This course is designed to provide students with an overview of the various populations that can potentially benefit from Animal-Assisted Interventions (AAI) and Animal-Assisted Therapy (AAT). The focus will be on how these potential benefits of AAT can be incorporated into various settings of service. Students will learn the different approaches to using animals as a partner in facilitating therapeutic outcomes. Students will be exposed to research evidence that supports AAT with populations generally served by health and human services areas. The design of program/treatment plans to facilitate outcomes will be incorporated into the course as well as practical application of AAT.

Credits: 3

Term(s) Typically Offered: Offered Spring Terms

Students with a semester level of Freshman 1, Freshman 2 or Sophomore 1 may not enroll.
Enrollment is limited to students with a program in Animal-Assisted Interventions.

RCTH 314 -  Clinical Aspects of Recreational Therapy  

This course provides a more in-depth look at Recreational Therapy including professional standards of practice, health care accreditation, documentation methods and application of activity analysis in treatment planning. Lab experiences are incorporated into the course.

Prerequisites: PREE 220D or RCTH 220D
D Requires minimum grade of D.

Credits: 3

Term(s) Typically Offered: Offered Spring Terms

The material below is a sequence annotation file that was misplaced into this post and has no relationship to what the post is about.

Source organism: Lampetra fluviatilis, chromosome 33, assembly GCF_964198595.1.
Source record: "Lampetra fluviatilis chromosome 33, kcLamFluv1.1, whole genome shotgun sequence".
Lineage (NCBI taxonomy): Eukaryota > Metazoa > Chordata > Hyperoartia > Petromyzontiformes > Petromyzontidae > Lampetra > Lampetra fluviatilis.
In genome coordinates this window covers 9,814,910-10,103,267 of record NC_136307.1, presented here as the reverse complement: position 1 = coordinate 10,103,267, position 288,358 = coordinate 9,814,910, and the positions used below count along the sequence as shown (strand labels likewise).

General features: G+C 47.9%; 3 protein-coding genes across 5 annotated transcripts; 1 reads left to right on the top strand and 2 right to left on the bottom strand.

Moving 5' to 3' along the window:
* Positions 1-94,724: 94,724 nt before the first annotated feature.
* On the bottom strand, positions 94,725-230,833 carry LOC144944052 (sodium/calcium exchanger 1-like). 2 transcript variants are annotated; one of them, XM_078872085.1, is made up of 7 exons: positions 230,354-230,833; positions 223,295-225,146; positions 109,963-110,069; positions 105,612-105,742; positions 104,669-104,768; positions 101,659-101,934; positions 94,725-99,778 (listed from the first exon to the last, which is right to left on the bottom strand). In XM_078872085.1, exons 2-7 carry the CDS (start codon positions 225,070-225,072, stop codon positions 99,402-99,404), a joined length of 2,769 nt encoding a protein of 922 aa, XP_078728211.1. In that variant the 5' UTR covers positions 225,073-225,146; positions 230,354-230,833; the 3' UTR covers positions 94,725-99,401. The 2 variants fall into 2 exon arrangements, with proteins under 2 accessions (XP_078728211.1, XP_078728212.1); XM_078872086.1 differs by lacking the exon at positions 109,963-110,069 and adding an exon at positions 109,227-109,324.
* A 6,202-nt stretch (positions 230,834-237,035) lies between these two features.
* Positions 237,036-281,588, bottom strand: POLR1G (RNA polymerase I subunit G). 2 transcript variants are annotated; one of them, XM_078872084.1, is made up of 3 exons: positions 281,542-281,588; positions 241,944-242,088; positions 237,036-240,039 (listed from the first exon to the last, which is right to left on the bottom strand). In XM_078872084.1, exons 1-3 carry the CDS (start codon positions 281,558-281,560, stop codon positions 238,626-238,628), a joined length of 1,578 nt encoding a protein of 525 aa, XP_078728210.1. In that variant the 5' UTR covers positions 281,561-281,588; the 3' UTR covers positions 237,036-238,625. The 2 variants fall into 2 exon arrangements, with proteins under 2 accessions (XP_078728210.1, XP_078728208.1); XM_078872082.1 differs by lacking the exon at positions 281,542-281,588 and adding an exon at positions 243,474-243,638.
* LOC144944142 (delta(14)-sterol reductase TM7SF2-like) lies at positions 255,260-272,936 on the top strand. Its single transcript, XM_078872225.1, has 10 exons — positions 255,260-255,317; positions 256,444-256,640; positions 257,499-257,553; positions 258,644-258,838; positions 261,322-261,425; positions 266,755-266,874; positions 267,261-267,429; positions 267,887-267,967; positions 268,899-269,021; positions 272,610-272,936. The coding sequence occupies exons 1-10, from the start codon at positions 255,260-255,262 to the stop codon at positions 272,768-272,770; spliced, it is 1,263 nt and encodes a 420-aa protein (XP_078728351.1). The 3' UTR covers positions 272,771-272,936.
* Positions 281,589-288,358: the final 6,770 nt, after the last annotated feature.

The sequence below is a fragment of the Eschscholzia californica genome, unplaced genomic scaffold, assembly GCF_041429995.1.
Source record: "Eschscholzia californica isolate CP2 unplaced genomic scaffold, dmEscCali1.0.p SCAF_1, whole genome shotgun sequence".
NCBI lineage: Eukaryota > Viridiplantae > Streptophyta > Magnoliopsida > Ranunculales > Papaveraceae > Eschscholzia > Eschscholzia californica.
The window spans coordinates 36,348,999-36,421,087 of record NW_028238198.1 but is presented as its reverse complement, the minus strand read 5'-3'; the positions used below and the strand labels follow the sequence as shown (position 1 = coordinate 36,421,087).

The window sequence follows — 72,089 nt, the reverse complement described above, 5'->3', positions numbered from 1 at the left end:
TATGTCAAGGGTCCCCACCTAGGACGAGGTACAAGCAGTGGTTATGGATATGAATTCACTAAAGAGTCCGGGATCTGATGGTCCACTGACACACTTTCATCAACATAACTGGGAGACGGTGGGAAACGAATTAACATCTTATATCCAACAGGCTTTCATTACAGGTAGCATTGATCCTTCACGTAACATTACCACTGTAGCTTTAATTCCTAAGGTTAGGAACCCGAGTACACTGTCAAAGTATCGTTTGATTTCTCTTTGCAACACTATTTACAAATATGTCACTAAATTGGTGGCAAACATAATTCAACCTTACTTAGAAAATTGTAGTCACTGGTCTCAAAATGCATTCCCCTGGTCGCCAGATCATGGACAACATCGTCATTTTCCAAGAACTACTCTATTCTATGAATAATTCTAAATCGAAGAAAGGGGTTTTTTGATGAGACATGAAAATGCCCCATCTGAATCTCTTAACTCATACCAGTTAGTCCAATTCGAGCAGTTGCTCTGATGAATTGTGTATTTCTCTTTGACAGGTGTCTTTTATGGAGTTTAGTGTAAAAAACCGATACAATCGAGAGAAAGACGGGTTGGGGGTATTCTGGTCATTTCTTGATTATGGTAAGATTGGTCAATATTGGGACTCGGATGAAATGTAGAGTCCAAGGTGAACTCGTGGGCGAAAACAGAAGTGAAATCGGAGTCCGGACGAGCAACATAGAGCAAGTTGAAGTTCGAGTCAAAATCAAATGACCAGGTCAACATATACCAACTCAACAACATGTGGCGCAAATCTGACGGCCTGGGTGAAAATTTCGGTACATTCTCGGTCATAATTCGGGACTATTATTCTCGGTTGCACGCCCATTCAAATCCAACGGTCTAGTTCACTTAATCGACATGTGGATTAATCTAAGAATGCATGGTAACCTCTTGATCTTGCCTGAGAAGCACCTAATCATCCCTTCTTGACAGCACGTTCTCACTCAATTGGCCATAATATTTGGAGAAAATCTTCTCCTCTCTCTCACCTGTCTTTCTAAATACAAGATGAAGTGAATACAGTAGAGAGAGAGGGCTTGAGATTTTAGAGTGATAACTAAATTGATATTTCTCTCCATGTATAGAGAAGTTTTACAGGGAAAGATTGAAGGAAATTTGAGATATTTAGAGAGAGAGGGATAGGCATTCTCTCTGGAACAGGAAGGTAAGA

Students with a semester level of Freshman 1, Freshman 2 or Sophomore 1 may not enroll.

RCTH 317 -  Organization and Management of Recreational Therapy Practice  

This course is designed to provide recreational therapy (RT) majors with the knowledge and skills requied to effectively supervise and manage resources within various health and human service settings. Emphasis is placed on accreditation standards, legislative and regulatory requirements, public relations and marketing, strategic planning and decision making, quality improvement and risk management practices, fiscal planning and budgeting and human resource management.

Prerequisites: PREE 220C or RCTH 220C
C Requires minimum grade of C.

Credits: 3

Term(s) Typically Offered: Offered Spring Terms

Students with a semester level of Freshman 1, Freshman 2 or Sophomore 1 may not enroll.
Enrollment is limited to students with a program in Therapeutic Recreation Serv, Recreational Therapy or Therapeutic Recreation.

RCTH 319 -  Client Assessment in Recreational Therapy